California clergy challenging state coronavirus restrictions ripped Democratic leaders for targeting churches as large crowds gathered in the streets after the Dodgers' World Series championship.
"How dare Los Angeles County food and garbage inspectors issue $1,000 fines to Our Lady of Angels Catholic Church because the parish let 11 women into their spacious sanctuary to pray, while county officials turn a blind eye to revelry in the streets, with massive crowds shouting and chanting in close proximity over a period of hours," Paul Jonna, special counsel for the Thomas More Society, told the Washington Free Beacon.
Thousands rioted and looted in Los Angeles after the Dodgers' World Series victory on Tuesday. Despite multiple arrests and the condemnation of the Los Angeles Police Department, Gov. Gavin Newsom (D.) tweeted a congratulatory note to the Dodgers without mentioning the violent crowds.
In photos: Dodgers World Series celebration in Downtown Los Angeles Tuesday night. pic.twitter.com/rM3MjwssqL
— JP (@jaypowers__) October 28, 2020
Newsom's office declined to comment on the size of the crowd.
Los Angeles County said mass celebrations have been linked to the spread of the virus.*
"There have been too many instances of people unknowingly spreading the virus at these gatherings, which, sadly, has led to new infections, serious illness and death," a county spokesman said in an email. The county stood by worship restrictions, saying the "vast majority of the County’s religious institutions" comply with its guidelines.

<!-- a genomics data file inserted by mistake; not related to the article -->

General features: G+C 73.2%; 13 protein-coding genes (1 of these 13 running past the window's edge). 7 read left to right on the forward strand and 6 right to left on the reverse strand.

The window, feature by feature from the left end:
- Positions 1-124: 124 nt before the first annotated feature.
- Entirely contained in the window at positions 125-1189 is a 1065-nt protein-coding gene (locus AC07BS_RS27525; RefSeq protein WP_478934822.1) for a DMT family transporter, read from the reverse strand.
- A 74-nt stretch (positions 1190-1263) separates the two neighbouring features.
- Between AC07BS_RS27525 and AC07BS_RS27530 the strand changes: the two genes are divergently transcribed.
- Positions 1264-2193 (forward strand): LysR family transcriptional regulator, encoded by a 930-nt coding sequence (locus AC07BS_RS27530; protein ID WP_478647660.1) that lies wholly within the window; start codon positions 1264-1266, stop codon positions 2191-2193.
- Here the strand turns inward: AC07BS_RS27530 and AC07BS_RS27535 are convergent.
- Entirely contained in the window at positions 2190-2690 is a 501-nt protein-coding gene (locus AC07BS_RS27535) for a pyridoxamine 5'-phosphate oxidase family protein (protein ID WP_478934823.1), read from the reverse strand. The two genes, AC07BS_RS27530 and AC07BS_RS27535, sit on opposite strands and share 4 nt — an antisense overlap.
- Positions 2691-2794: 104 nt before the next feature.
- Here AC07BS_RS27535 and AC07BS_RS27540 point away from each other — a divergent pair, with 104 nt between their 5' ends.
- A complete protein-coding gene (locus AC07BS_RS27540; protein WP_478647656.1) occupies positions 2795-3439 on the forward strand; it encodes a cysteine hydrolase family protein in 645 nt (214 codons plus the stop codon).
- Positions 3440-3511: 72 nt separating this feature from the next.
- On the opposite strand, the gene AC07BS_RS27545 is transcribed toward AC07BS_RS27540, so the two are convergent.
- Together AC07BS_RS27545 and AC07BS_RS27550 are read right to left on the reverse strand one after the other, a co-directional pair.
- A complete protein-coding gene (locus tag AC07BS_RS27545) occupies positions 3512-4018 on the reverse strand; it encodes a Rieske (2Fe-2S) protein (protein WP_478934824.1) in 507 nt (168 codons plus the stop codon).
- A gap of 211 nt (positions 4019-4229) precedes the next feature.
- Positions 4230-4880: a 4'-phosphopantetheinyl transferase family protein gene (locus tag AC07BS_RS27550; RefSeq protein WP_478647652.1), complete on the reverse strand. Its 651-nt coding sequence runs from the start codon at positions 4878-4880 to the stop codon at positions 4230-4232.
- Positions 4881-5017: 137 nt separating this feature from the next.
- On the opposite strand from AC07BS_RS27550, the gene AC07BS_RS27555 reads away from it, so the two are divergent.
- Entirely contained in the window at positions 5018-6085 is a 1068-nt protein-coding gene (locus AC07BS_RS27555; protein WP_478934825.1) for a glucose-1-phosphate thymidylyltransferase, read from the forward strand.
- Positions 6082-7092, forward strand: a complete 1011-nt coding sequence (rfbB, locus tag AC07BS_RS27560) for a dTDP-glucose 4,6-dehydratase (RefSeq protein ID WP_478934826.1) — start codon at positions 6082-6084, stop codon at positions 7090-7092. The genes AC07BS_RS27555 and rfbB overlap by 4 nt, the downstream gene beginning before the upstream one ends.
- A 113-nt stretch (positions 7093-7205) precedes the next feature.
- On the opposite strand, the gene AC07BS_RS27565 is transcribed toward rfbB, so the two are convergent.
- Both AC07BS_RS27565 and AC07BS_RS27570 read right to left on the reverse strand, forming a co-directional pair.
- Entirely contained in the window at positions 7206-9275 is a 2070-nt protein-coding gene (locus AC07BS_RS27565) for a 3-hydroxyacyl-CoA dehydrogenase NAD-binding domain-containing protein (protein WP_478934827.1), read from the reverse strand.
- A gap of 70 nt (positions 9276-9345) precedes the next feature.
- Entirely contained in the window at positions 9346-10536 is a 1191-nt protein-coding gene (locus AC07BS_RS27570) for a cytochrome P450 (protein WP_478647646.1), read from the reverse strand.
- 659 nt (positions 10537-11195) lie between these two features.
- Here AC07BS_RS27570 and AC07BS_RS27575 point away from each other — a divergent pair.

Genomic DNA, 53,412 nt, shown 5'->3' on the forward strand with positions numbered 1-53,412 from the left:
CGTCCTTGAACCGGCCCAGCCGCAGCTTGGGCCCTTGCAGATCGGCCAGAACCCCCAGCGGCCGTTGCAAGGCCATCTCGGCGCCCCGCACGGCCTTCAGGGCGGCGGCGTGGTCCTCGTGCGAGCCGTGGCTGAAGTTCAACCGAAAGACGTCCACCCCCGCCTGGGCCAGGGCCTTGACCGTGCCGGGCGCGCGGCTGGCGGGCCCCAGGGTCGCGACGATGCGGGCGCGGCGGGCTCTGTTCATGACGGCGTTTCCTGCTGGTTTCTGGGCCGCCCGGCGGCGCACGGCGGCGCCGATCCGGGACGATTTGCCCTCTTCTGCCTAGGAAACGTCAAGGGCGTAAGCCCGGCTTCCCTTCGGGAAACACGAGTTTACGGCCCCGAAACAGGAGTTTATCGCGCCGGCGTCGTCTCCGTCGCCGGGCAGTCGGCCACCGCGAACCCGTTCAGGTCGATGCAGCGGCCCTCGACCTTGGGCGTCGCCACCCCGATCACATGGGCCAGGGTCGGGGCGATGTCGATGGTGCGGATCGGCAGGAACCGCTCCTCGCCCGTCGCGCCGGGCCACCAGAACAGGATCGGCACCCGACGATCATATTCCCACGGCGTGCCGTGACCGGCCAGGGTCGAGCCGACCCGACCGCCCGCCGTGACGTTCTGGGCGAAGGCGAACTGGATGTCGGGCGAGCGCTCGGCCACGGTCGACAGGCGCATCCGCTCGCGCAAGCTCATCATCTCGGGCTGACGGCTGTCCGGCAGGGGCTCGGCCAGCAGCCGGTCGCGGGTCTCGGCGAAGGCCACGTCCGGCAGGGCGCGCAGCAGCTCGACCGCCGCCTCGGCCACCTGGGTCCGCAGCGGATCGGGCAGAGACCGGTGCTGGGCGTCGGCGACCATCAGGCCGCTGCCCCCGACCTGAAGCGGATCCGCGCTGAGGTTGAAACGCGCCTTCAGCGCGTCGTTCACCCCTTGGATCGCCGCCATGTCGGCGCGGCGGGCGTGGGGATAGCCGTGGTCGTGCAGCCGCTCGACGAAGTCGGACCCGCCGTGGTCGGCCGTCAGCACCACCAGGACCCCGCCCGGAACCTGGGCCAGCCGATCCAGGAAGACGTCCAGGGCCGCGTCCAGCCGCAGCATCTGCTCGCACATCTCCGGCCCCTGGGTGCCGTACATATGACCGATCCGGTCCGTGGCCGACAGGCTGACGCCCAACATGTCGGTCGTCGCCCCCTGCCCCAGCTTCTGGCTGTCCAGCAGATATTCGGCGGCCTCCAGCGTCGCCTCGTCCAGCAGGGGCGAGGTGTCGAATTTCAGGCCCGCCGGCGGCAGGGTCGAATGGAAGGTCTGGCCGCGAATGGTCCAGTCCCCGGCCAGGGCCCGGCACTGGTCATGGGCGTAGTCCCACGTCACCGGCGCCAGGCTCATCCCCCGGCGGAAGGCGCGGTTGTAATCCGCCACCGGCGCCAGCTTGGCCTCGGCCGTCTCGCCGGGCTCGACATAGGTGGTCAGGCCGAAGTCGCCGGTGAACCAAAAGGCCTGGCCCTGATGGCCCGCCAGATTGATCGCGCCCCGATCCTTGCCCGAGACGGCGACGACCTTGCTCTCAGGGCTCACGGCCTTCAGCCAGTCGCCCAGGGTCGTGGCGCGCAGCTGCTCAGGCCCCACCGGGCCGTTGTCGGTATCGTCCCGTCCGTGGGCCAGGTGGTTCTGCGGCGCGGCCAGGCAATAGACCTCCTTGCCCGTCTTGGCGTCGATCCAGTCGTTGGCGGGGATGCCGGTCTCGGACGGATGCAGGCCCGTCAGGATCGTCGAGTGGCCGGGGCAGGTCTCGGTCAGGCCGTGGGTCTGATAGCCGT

Los Angeles mayor Eric Garcetti (D.) warned about the crowd size on Twitter. "As we celebrate this incredible @Dodgers victory tonight, we need to remember that COVID-19 is still here and still dangerous," he wrote. "Please don't host or attend victory parties, or gather in large groups to celebrate. Let's keep L.A. safe."
The massive celebrations, as well as Black Lives Matter protests that have drawn tens of thousands, came even as Los Angeles County fined churches that have taken the state government to court. Father Trevor Burfitt, a priest who is also challenging Newsom's restrictions, said state leaders are demonstrating "biased and inequitable treatment" toward religious institutions in the state.
"Governor Newsom's endless shutdowns and discriminatory edicts are interfering in the worship by God's people, something that was expressly forbidden in the foundational documents of this nation and is echoed in the constitutions of states across the country," Burfitt said.
Massive crowds also gathered in the streets after the Lakers won the NBA championship in October. The gathering resulted in more than 70 arrests and violent clashes with police officers. Afterward, Newsom described the gathering as a "point of obvious concern as it relates to the transmission of the virus." "We just ask people to be cautious, to be mindful, at the same time they celebrate this historic victory," he said.
Newsom told Politico that California is preparing for civil unrest on Election Day.
"As it relates to making sure people are safe, making sure not only the process of voting is a safe and healthy one, but keeping people safe after the election for whatever may occur, the answer is yes, we are always gaming out different scenarios and making sure that we are prepared," he said.
*Update: This Piece has been updated with comment from Los Angeles County